On Friday night, all eyes will be on the Oklahoma City Region matchup between #4 Louisville and #1 Baylor. The Lady Bears will be seeking revenge for their loss to Louisville in their Sweet Sixteen game in the NCAA Division I Women’s Basketball tournament in 2013.
It was Britney Griner’s senior year and, if anyone could beat the juggernaut that was (and still is) UConn, people were betting on Baylor. Baylor had routed most of the teams it faced in 2013, losing only to Stanford by two early in the season. The Lady Bears had a 33-1 record coming into the Sweet Sixteen game against Louisville in the Oklahoma City regional and were looking ahead to a match-up with Tennessee.
But Baylor hadn’t counted on Shoni Schimmel, the Cardinals gutsy Native American guard, who grew up playin Rez ball on the reservation of the Confederated Tribes of Umatilla in Oregon. Shimmel was the first from her tribe to earn an athletic scholarship, and she fit right in with the run-and-gun style Coach Jeff Walz liked to play.
But it was her three-point shooting that helped Louisville take a 10-point lead at the half (along with their dogged double teams on Griner). Schimmel helped increase the lead to 19 points in the second half with another three-pointer and a highlight-reel drive from one end of the court to the other. The drive featured a behind the back dribble at halfcourt and a no-look, leaping, lay-up with her back turned to the basket and with Griner’s hand swatting at air. Schimmel fell to the floor but popped back up to face Griner underneath the basket. Teammates intervened and Schimmel made her free throw to make it 64-48.
Just how vital Schimmel was to the victory became apparent when she fouled out at the four-minute mark — after scoring 22 points. Baylor came clawing back and actually went ahead with nine seconds left. But two foul shots by Louisville sealed the one-point victory.
Louisville went on to beat Tennessee and California to set up its meeting with Connecticut in the championship game at the NCAA Division I Women’s Basketball Final Four in New Orleans. That the magic ended for the Cardinals that night (Connecticut won by 33), doesn’t diminish what the team accomplished.
This is Louisville Coach Jeff Walz’ seventh Sweet Sixteen in the 10 years he’s been coaching Louisville. It would be his team’s fourth trip to the Elite Eight if the Cardinals knocked off Baylor. Can they do it again? It might depend on the exploits of Louisville’s 5-10, sophomore guard Asia Durr, who writes with her right hand and shoots with her left. Durr, who had Baylor on her short list of schools to consider two years ago before choosing the Cardinals, is leading the team in scoring with 19 points a game. As tough to guard as Schimmel was, she can explode to the hoop off the dribble or pull up beyond the arc where she’s shooting 40 percent on three-point shots. Ice cold in the first half against Tennessee, she heated up in the fourth quarter to lead Louisville to their 75-64 win in the round of 32. Durr ended up with 23 points.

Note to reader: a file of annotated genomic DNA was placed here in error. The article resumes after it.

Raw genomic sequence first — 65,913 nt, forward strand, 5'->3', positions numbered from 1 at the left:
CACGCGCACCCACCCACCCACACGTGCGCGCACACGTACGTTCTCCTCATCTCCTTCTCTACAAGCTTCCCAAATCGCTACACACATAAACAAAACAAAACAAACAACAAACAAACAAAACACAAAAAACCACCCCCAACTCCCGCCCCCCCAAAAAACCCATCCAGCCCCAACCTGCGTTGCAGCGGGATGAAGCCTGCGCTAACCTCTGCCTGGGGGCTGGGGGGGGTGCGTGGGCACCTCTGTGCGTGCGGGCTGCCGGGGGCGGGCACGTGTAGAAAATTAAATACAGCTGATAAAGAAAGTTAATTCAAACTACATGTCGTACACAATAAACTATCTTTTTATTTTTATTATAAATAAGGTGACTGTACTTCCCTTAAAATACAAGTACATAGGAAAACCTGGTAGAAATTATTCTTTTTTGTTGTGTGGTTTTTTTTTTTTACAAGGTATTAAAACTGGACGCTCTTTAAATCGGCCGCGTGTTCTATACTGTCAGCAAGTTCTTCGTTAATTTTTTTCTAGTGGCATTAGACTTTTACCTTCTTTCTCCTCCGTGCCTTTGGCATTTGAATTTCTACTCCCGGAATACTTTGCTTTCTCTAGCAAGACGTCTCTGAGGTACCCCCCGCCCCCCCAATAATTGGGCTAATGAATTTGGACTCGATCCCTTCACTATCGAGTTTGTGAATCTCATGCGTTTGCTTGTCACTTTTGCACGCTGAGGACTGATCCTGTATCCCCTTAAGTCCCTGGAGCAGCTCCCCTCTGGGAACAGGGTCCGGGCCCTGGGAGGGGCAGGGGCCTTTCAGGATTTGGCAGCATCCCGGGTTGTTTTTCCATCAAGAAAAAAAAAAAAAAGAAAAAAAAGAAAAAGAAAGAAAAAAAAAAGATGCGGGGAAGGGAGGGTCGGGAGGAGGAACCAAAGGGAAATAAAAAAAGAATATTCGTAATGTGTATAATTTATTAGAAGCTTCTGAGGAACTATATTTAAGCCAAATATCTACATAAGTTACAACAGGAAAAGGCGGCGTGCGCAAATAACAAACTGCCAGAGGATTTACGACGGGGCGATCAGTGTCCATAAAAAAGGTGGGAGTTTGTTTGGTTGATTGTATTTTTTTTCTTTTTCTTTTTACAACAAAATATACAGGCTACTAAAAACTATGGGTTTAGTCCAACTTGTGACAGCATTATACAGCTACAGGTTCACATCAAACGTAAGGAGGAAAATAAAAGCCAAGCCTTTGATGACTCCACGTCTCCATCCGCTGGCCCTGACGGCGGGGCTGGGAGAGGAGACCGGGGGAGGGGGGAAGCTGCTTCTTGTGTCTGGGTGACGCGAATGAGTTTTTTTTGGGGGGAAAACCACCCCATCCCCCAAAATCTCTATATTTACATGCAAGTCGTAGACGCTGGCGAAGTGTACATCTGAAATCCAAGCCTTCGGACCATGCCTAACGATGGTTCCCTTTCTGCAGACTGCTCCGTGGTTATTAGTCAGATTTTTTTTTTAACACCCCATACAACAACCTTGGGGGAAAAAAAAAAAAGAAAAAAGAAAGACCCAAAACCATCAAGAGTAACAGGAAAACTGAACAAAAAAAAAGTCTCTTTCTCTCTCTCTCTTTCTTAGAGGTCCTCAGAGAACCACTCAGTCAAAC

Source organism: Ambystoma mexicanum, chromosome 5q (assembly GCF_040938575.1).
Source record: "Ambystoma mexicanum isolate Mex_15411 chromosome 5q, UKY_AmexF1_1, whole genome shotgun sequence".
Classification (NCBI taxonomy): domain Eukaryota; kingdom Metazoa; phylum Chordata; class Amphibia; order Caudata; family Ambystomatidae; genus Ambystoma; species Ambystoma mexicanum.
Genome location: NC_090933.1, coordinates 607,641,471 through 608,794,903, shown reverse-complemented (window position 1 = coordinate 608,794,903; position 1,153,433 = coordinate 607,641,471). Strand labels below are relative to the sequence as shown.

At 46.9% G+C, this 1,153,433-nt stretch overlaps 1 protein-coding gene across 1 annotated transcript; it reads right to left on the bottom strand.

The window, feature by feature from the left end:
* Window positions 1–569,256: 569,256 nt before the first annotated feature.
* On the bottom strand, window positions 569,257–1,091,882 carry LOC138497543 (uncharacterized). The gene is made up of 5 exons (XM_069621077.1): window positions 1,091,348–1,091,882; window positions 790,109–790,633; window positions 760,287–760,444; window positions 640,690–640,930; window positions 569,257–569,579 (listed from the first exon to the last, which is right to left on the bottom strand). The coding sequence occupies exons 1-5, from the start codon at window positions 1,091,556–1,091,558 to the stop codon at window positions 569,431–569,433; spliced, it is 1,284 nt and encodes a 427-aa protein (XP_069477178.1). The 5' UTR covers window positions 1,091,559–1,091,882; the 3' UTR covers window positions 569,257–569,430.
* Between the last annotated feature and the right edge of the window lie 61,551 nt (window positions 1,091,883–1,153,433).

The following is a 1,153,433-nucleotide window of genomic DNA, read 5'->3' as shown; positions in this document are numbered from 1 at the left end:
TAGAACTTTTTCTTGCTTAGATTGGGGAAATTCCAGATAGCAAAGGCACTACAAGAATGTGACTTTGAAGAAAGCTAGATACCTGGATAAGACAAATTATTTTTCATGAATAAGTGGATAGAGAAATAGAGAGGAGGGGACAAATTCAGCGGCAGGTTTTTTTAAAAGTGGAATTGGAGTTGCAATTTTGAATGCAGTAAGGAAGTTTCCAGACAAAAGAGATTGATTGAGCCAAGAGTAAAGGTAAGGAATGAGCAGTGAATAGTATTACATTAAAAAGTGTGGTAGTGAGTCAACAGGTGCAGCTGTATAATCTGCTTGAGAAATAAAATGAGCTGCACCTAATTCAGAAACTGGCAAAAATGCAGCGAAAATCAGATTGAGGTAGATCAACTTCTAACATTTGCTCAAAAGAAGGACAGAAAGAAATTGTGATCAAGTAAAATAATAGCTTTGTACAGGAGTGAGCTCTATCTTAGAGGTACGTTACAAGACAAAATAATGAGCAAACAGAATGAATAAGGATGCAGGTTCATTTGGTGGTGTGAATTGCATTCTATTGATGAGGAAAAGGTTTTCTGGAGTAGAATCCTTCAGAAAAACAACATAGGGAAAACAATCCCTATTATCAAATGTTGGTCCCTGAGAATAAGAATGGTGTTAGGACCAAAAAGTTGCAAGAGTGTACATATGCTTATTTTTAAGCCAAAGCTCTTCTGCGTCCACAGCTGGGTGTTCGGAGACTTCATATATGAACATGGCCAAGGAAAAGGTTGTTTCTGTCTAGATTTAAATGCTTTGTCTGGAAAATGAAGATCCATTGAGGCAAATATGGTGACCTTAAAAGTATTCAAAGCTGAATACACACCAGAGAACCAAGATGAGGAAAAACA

Louisville’s 6-0 junior Mariya Moore picked up the slack against Tennessee before Durr heated up. With Louisville trailing 47-46 entering the fourth, Moore scored eight points to get Louisville a lead that would last. She ended up with 19 points, seven more than her season average.
Meanwhile, Baylor’s potent offense has four players who routinely score in double figures: Kristy Wallace , Alexis Prince, Nina Davis and 6-7 sophomore post Kalani Brown. Wallace and Prince scored 16 points each, leading Baylor to the Sweet 16 for the ninth year in a row after an 86-46 win over California on Monday night.
Baylor coach Kim Mulkey is likely spending the week getting ready to defend Louisville’s rain of threes. Three-pointers did the Lady Bears in two weeks ago against West Virginia in the Big-12 Championship game. The loss snapped the Lady Bears’ seven-game winning streak, but it might have been the wake-up call the Bears need to withstand another upset-minded Louisville team.